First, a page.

Art Carnahan is best known as an air racer, and for the
Tilbury-Fundy Flash, an airplane he raced at the National
Air Races during the 1930s.
We find Carnahan landing at Tucson on
April 1, 1932 flying Stinson NC1019. He
identified his home base as Bloomington, IL. He carried two
unidentified passengers (possibly Merwin and Williams, see the link and below).They
were northwest bound from El Paso, TX to Globe, AZ. This
may have been a ferry flight from Illinois to California.
Please follow the link to NC1019 for details.
Moving ahead a few months, photo,
left, from the New York Times, Sunday, August 21, 1932. The
small airplane is the Tilbury-Fundy Flash. It has a wingspan
of 14'8' (later increased to 17'10") length 11'10" (later
and an empty weight of 270 pounds. The 45HP Church engine
was air-cooled. Owen Tilbury was a design engineer in the employ of the Williams Company. The airplane was raced in the 1932 National Air Races by Carnahan. Owen Tilbury's grand niece sent a news article in the Lewiston (ME) Daily Sun of August 26, 1932 which makes note of, "... the diminutive Tilbury-Funday [sic] Flash, which Art Carnahan of Bloomington, Ill. will pilot in the speed dashes. Its wingspread is only 14 feet 8 inches. It is powered by a 45 horsepower four cylinder air cooled engine, and weighs but 270 pounds, hardly more than a good lift for a strong man."
The larger airplane behind the Flash appears to be a Travel Air 6000 (cf. Juptner, Volume 1, page 245) of unknown registration number. The size of the Flash in comparison is striking. Walter Williams owned a Travel Air 6000. It was used as the pace plane on the Flash's first flight.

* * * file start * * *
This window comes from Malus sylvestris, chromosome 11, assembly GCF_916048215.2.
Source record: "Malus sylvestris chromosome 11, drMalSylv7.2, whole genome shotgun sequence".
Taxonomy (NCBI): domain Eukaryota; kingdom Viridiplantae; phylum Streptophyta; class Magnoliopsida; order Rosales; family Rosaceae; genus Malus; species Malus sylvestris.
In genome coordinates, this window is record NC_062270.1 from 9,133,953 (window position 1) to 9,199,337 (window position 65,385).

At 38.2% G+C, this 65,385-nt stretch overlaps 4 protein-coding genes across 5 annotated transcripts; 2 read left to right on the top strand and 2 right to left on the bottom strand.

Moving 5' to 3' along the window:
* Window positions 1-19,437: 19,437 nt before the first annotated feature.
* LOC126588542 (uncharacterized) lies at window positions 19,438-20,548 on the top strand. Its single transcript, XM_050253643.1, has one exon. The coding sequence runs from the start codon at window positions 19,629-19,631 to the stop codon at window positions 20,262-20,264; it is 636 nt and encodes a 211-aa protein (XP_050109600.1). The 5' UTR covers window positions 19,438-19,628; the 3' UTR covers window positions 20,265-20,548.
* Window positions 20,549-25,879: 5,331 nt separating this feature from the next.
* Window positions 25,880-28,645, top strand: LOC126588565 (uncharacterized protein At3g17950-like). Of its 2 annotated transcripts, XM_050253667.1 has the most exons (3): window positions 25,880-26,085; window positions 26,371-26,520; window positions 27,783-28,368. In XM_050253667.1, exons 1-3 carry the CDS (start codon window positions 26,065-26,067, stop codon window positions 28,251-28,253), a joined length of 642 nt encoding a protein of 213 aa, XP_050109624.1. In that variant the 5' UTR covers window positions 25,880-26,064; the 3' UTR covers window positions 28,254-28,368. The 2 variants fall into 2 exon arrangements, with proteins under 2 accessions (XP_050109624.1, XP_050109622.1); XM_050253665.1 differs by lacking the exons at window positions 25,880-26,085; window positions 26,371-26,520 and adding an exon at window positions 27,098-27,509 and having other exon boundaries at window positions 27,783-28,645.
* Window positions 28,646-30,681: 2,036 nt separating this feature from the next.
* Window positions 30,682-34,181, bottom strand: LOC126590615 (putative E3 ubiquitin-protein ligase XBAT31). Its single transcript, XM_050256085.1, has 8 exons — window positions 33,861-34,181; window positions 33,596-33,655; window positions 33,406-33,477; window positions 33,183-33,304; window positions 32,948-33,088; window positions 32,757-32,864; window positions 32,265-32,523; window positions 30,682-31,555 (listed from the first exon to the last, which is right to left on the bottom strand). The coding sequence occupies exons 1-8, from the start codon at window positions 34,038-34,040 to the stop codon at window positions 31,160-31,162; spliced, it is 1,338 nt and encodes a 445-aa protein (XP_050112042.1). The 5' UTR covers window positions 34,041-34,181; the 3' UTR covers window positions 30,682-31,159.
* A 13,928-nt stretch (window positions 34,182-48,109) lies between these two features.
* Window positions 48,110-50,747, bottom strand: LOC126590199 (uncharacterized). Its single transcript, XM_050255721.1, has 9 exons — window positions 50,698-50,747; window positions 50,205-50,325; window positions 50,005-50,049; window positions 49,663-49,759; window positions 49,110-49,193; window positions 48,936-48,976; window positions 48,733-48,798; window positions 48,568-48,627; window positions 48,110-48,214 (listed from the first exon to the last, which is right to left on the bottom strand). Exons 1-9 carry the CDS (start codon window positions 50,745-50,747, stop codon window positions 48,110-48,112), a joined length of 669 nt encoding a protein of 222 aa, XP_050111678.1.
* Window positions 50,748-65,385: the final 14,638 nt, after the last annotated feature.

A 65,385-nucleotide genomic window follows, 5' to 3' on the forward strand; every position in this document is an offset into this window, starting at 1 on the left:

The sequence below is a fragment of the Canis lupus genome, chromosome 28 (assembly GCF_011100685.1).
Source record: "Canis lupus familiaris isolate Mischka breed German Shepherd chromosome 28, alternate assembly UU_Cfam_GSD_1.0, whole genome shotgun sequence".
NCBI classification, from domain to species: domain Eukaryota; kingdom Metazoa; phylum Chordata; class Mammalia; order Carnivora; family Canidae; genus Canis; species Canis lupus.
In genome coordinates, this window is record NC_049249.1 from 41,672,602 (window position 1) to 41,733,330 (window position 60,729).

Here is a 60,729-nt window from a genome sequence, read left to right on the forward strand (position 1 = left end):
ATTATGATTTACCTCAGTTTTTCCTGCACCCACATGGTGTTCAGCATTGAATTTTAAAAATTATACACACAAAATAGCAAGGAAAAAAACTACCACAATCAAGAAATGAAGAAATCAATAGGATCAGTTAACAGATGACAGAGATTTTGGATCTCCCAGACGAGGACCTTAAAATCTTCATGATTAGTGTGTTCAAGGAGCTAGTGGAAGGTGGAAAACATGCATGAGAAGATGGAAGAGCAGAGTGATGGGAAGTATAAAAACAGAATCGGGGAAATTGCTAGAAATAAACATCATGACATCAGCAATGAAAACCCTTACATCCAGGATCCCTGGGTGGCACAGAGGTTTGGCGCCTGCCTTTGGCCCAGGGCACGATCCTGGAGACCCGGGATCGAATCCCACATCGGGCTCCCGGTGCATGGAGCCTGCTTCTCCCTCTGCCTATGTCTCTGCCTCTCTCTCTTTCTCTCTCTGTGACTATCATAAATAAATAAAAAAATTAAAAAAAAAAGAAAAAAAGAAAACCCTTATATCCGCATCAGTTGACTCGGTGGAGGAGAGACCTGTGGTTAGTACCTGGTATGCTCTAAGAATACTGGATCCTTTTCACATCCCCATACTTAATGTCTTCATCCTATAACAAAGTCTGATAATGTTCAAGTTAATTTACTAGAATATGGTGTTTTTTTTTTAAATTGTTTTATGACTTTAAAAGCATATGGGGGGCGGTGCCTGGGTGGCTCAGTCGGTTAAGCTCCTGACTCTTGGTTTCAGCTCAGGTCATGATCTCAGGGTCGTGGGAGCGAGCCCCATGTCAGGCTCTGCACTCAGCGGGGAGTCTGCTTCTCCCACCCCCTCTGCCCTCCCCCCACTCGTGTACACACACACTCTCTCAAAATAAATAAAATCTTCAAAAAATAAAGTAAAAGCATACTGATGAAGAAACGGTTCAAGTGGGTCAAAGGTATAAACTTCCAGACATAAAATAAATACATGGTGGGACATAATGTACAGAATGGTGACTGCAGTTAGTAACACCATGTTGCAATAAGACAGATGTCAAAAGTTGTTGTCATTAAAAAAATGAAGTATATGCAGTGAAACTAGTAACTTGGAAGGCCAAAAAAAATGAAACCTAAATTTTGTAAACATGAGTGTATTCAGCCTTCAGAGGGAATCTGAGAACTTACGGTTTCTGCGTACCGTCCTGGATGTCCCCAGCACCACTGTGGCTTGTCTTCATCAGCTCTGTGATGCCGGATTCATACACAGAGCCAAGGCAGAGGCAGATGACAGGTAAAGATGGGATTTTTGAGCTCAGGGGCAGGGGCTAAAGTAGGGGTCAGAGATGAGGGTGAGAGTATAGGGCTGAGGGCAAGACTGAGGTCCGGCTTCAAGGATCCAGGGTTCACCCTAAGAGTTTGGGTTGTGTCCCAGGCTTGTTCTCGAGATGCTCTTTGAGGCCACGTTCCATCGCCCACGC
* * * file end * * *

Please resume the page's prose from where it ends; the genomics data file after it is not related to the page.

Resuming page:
Carnahan's record at the 1932 Race cited in the Aircraft
Year Book, while exemplary, did not include the Flash. Rather,
his race activities all involved Monocoupe aircraft.
He competed in the Cincinnati Trophy Race (Cleveland
to Cincinnati & return, 8th place in a Wright J-6 Monocoach),
the Sohio Mystery Derby (Event #21, 3rd place in the J-6
Monocoach), Event #11 for C or NC aircraft (dropped out in
third lap with Monocoach J-6), and The Precision Landing
Contest for aircraft without brakes (4th place in the August
The next reference to the "Flash" is in
the 1933 National Air Races , where, flown by Carnahan,
it won the 115 cu. in. engine event at Chicago. No mention
of the Flash or a 115 cu.in. race is made in the 1934 Aircraft
Year Book. Photo, right, of another incarnation of his airplane
parked at the Bloomington, IL airport (from this link).
Note "Tilbury F-L-A-S-H" on tail; Shell Lockheed
During the late 1930s, Carnahan was the pilot for the Bloomington Pantograph, a local newspaper. An article describing Carnahan's role and the airplanes he flew is from Popular Aviation magazine, November, 1938 (PDF 1.6Mb). I'm looking for other information about pilot Carnahan's activities
during the late 30s and beyond. Can you help?
All I know is, in 1954, a Waco primary training
glider (N887V), which was manufactured in 1930, was donated
to a local glider club by Art Carnahan, manager of the
nearby Bloomington Airport. Art was also a flight instructor
at the airport.